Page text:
Summary: The final sermon in a series on the seven sayings of Christ from the cross.

You are not really prepared to live unless you are prepared to die. Death is inevitable. It is an appointment, and only God knows the hour. That is why it is wonderful to be a Christian. You can have confidence in life because you are ready for death.

In these verses, we learn how our Lord faced death.

1. Jesus faced death confidently.

How was he able to do so?

A. Because He had the Father’s presence.

Three times, Jesus addressed the Father:

1) “Father, forgive them.”

2) “My God, my God, why have you forsaken me?”

3) “Father, into your hands I commit my spirit.”

The second cry was made at a time of broken fellowship with the father due to our sins being poured out upon our Lord. But, having paid the price for our sins, fellowship with the father was restored, and Jesus had the father’s presence with Him as he faced His death. So, at the beginning and at the end of his ordeal, Jesus had His Father’s presence.

It was His Father’s presence that sustained Him through-out His life and that strengthened Him in His death.

During his life time, the word "Father" was often on our Lord’s lips. When He was 12 years old, He said, "Don’t you know that I must be about my Father’s business?" In the Ser¬mon on the Mount, He used the word "Father" more than 15 times. In the upper room discourse and in His high-priestly prayer (John 17) our Lord talked about the Father many times. He died confidently as He had lived, with His Father’s presence.

One of the wonderful promises that is made to everyone who gives their life to Christ is that God is with us, never to leave us.

“God has said, ‘Never will I leave you; never will I forsake you.’” - Hebrews 13:5 (NIV)

“[God] Himself has said, I will not in any way fail you nor give you up nor leave you without support. [I will] not, [I will] not, [I will] not in any degree leave you helpless nor forsake nor let [you] down (relax My hold on you)! [Assuredly not!]” - Hebrews 13:5 (Amplified)

It is no wonder that the angel told Mary that the child born to her would be called “Immanuel,” which means, “God with us!” For when one receives Christ as their Savior, they are blessed with the presence of the Father that will sustain them in life and in death.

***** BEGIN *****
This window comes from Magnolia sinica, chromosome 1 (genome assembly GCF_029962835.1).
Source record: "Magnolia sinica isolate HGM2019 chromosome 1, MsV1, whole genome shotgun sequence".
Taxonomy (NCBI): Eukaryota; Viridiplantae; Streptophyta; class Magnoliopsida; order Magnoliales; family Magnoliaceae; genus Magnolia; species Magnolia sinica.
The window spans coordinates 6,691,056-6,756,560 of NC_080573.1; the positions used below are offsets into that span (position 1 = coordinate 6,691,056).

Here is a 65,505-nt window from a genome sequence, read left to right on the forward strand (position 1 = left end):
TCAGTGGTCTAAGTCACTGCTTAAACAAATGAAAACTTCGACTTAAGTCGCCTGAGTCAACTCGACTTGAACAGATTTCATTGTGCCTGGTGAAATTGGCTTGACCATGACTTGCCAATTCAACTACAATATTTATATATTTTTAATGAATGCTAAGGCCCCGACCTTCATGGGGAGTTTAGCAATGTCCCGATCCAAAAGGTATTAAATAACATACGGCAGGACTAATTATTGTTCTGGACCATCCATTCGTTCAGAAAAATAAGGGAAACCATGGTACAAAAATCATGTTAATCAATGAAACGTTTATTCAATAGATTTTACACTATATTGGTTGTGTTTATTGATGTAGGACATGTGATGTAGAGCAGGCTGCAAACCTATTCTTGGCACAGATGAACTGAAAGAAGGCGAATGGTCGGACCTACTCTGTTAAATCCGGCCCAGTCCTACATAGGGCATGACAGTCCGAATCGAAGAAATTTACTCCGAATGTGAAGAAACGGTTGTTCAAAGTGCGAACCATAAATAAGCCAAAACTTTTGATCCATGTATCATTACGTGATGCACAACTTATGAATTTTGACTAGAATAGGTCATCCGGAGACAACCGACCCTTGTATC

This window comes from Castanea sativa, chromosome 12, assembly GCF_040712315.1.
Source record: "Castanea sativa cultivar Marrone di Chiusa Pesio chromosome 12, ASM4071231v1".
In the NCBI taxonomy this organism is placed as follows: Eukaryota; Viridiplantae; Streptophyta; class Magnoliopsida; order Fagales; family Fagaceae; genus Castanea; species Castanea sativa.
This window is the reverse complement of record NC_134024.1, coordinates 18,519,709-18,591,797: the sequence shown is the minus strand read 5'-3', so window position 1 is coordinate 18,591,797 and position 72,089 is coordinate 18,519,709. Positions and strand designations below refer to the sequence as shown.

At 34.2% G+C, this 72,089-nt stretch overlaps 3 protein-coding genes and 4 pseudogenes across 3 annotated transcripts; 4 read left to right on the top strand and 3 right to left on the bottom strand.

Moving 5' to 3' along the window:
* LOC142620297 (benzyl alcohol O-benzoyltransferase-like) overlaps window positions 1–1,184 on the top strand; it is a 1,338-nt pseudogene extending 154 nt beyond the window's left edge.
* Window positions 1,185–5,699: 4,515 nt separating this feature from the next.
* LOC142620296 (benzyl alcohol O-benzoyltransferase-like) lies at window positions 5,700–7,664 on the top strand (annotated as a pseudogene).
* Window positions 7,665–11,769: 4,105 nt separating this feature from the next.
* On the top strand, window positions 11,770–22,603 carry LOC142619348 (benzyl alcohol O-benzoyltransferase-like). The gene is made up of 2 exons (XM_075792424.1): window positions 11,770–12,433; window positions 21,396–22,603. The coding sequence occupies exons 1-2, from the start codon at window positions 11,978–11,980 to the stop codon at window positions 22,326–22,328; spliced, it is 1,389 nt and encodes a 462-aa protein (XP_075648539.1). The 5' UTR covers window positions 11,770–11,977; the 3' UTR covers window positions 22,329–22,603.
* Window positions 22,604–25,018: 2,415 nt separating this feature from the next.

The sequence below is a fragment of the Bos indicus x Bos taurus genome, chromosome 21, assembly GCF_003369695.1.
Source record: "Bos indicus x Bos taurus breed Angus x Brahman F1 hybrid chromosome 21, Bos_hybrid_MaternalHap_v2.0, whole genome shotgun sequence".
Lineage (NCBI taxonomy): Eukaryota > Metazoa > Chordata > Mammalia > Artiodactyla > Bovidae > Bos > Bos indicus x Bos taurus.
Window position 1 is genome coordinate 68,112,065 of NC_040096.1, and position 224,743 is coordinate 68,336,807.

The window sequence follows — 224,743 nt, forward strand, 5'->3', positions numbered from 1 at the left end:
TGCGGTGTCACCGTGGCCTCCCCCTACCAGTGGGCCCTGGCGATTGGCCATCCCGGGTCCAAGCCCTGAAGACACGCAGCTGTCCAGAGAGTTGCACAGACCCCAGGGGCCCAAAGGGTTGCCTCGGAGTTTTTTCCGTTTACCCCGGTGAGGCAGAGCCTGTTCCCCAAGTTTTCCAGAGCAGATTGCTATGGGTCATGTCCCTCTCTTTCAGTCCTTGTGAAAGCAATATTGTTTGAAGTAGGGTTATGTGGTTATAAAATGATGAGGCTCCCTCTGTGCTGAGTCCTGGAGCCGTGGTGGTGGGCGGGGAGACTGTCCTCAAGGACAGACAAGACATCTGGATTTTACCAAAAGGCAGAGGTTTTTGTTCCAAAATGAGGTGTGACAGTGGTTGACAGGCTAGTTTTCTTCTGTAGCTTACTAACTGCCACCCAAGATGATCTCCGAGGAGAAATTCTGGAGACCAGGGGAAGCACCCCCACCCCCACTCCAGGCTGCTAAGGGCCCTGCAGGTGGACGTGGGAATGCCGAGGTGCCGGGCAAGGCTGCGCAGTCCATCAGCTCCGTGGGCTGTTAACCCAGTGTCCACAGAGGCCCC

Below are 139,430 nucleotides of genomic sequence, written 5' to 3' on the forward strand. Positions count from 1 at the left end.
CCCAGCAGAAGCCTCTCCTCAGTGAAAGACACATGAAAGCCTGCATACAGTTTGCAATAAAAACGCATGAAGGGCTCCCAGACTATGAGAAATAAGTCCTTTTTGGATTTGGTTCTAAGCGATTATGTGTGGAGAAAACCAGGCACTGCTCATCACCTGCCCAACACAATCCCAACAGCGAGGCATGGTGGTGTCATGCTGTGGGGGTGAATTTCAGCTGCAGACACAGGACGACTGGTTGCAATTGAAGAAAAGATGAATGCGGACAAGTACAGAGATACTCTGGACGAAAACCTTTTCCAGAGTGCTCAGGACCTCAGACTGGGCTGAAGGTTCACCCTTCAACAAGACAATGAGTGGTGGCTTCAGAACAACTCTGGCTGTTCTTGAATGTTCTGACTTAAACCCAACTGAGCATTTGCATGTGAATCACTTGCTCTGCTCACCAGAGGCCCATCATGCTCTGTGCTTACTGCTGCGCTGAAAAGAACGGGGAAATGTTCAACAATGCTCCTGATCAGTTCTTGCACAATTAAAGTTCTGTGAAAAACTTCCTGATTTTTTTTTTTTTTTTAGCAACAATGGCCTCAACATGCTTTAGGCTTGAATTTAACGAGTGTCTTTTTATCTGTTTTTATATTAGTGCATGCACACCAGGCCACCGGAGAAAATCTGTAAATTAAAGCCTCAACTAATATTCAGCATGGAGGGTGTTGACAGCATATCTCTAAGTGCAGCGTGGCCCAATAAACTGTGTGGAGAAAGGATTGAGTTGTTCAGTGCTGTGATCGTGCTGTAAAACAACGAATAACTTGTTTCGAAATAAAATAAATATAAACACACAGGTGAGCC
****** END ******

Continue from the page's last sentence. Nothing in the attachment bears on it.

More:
Dietrich Bonhoeffer left his pastorate in London in 1935 to return to Germany as the head of the Confessing Church Seminary. When the Nazis rose to power, he returned to the United States in 1939, but the move was short-lived. He called it a "mis¬take."

Bonhoeffer returned to Germany once again and was soon imprisoned under the Nazi regime. Conditions in prison were horrible and the inmates were not allowed to speak. However, their code signifying "God With Us" was three taps on the wall.

On April 9, 1945, Dietrich was escorted to the gallows for hanging. As he was, the entire prison body responded with a thunderous "three taps" in rapid succession. God is with us.

Jesus faced death confidently because he had the Father’s presence, and . . .

B. Because He had the Father’s Promise.

Our Lord’s cry is a quote from Psalm 31:5, “Into your hands I commit my spirit; redeem me, O LORD, the God of truth.” - Psalm 31:5 (NIV)

Jesus claimed this promise in facing death, knowing that though He would succumb to death, He would, nevertheless, be vindicated as by being raised to life!

All three of the prayers from the cross are tied to Scripture. When Jesus prayed, "Father, forgive them; for they know not what they do" (Luke 23:34), He was fulfilling Isaiah 53:12: "He . . . made intercession for the transgressors." When He cried out, "My God, my God, why hast thou forsaken me" (Matt. 27:46), He was quoting Psalm 22:1. When He said, "Father, into thy hands I commend my spirit" (Luke 23:46), He fulfilled Psalm 31:5.

Jesus lived by God’s Word and He died by God’s Word. We can do the same. You can rely on the promises of God!

Jesus faced death confidently because he had the Father’s presence, the father’s promise, and . . .

C. Because He had the Father’s Protection.

For many hours, Jesus had been in the hands of sinners. The hands of sinners took hold of Him and bound Him. The hands of sinners beat Him. The hands of sinners stripped him. The hands of sinners put a crown of thorns upon His head. The hands of sinners nailed him to a cross.

But at the conclusion of His work, Jesus was no longer in the hands of sinners; He was in His Father’s hands. We note again what was prophesied in Psalm 31:

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